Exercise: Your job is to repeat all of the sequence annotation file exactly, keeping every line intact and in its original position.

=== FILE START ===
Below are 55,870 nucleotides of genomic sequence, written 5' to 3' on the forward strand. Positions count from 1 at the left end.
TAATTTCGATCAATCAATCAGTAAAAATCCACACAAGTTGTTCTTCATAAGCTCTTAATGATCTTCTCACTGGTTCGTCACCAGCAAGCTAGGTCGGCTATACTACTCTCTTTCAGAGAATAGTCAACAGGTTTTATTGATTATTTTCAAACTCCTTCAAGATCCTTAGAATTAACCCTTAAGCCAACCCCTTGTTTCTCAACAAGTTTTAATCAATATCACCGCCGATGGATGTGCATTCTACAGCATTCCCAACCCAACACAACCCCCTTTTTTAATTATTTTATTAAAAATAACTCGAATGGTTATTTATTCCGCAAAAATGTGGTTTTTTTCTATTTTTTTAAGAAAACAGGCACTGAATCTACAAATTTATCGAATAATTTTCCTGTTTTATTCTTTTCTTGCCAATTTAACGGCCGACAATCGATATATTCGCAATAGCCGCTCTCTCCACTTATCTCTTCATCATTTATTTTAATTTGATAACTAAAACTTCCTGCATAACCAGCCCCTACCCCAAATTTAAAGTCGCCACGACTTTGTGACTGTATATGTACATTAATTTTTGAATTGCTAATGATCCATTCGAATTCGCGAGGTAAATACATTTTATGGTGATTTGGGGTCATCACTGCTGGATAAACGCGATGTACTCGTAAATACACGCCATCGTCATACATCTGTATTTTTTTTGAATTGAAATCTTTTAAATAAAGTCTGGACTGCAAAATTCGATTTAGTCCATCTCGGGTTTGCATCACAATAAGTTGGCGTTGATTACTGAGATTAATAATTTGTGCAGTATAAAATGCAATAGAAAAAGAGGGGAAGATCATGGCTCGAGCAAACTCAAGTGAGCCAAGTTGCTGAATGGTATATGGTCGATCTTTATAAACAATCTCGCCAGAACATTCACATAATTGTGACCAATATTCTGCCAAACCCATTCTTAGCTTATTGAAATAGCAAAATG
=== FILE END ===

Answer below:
Below are 55,870 nucleotides of genomic sequence, written 5' to 3' on the forward strand. Positions count from 1 at the left end.
TAATTTCGATCAATCAATCAGTAAAAATCCACACAAGTTGTTCTTCATAAGCTCTTAATGATCTTCTCACTGGTTCGTCACCAGCAAGCTAGGTCGGCTATACTACTCTCTTTCAGAGAATAGTCAACAGGTTTTATTGATTATTTTCAAACTCCTTCAAGATCCTTAGAATTAACCCTTAAGCCAACCCCTTGTTTCTCAACAAGTTTTAATCAATATCACCGCCGATGGATGTGCATTCTACAGCATTCCCAACCCAACACAACCCCCTTTTTTAATTATTTTATTAAAAATAACTCGAATGGTTATTTATTCCGCAAAAATGTGGTTTTTTTCTATTTTTTTAAGAAAACAGGCACTGAATCTACAAATTTATCGAATAATTTTCCTGTTTTATTCTTTTCTTGCCAATTTAACGGCCGACAATCGATATATTCGCAATAGCCGCTCTCTCCACTTATCTCTTCATCATTTATTTTAATTTGATAACTAAAACTTCCTGCATAACCAGCCCCTACCCCAAATTTAAAGTCGCCACGACTTTGTGACTGTATATGTACATTAATTTTTGAATTGCTAATGATCCATTCGAATTCGCGAGGTAAATACATTTTATGGTGATTTGGGGTCATCACTGCTGGATAAACGCGATGTACTCGTAAATACACGCCATCGTCATACATCTGTATTTTTTTTGAATTGAAATCTTTTAAATAAAGTCTGGACTGCAAAATTCGATTTAGTCCATCTCGGGTTTGCATCACAATAAGTTGGCGTTGATTACTGAGATTAATAATTTGTGCAGTATAAAATGCAATAGAAAAAGAGGGGAAGATCATGGCTCGAGCAAACTCAAGTGAGCCAAGTTGCTGAATGGTATATGGTCGATCTTTATAAACAATCTCGCCAGAACATTCACATAATTGTGACCAATATTCTGCCAAACCCATTCTTAGCTTATTGAAATAGCAAAATG